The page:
2. Iliac crest (part of your pelvis-- posterior (back) and superior (top)
  3. ASIS (part of your pelvis-- what you think/feel when you feel your "hip" bones sticking out)
  4. pubic tubercle (part of your pelvis in the front of your body)
  5. pubic crest (part of your pelvis in the front of your body)
  6. pubic symphysis (part of your pelvis in the front of your body)
Action: 

Yes this is the same as above but repeating it so there is no confusion.

  1. Add strength to abdominal wall because of various fiber directions
  2. Protection of abdominal contents
  3. Hold in abdominal contents
  4. Support posture – lumbar stabilization especially via transverses abdominus and attachment to thoracolumbar fascia
  5. Forced expiration ( exhaling quickly)
  6. Bowel movement – muscles compress abdominal contents
  7. Movement of trunk
    1. Simple flexion (bending forward at the hips)
    2. Pelvic tilts
    3. Oblique flexion or rotation: internal oblique on one side and external oblique on the other side work together to create a motion-- aka turning towards the right side while keeping your hips and lower body facing forward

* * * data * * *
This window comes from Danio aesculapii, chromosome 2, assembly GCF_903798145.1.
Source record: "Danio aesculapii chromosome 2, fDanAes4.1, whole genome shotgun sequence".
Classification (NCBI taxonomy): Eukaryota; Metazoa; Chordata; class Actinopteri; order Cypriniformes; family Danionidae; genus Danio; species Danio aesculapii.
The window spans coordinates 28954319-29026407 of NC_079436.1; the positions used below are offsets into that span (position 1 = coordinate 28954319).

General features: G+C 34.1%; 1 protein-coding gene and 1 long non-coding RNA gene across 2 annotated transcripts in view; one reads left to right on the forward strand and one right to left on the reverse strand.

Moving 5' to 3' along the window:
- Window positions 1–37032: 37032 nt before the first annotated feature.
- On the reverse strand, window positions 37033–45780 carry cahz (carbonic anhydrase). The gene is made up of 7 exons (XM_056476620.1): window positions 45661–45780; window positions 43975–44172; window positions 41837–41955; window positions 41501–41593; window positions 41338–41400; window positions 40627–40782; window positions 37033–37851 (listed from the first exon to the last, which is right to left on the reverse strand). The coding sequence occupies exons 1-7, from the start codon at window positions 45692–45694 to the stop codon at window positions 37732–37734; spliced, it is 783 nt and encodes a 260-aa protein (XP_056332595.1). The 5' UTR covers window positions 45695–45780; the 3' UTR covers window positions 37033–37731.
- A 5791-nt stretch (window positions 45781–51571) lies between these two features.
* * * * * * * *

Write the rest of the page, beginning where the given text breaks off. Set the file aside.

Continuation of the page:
Exercise:

Side Planks

There are a few side plank variation ranging from beginner to advanced.

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Place your elbow under  your shoulder, press down through your forearm and elbow. Stack your feet on top of each other. Press through the outer edge of your foot and your elbow to lift your hips up off the ground.  Keep your hips, shoulders and feet stacked the whole time.  Hold for 20 seconds!

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Stack your shoulder over your elbow over your wrist so your upper body is in a straight line.  Press the edge of your bottom foot on the mat as your lift your hips up off the mat.  Cross your top foot in front of your bottom leg and press through your entire foot as you lift up.  The front foot acts to stabilize and create a bigger base of support. Hold for 20 seconds.